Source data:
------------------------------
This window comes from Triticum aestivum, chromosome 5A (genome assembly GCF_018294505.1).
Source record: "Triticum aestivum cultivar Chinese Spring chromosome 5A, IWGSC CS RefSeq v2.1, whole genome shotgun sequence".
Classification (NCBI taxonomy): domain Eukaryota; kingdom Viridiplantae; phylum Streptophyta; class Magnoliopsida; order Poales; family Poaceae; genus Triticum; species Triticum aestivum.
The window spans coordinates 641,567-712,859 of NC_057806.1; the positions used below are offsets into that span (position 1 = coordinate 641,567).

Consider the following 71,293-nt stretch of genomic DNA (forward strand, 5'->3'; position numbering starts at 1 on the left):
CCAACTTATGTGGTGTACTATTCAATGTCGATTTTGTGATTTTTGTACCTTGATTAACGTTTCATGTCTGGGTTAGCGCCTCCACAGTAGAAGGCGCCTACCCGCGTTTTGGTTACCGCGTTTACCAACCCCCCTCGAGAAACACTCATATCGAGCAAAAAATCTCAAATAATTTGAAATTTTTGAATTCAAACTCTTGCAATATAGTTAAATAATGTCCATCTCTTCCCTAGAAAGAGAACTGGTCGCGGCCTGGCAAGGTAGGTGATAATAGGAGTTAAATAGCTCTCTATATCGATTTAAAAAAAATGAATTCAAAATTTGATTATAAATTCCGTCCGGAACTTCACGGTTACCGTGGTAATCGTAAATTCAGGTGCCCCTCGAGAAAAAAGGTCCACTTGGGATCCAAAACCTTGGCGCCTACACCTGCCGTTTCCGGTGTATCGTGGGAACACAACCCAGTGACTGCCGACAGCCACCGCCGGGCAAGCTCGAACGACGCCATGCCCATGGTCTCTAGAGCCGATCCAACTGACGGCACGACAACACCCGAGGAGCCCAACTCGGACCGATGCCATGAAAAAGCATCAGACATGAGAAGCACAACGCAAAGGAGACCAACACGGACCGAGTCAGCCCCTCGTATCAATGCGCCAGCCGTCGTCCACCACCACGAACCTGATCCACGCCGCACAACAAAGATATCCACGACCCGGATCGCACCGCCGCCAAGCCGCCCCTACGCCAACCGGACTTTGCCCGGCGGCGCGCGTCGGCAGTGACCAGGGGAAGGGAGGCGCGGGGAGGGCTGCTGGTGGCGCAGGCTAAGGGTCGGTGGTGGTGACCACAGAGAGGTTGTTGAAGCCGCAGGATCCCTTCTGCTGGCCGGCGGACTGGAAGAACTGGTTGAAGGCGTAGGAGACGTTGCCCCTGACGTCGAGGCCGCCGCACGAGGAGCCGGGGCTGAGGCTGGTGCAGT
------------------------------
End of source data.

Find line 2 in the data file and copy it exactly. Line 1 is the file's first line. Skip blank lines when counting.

Source record: "Triticum aestivum cultivar Chinese Spring chromosome 5A, IWGSC CS RefSeq v2.1, whole genome shotgun sequence".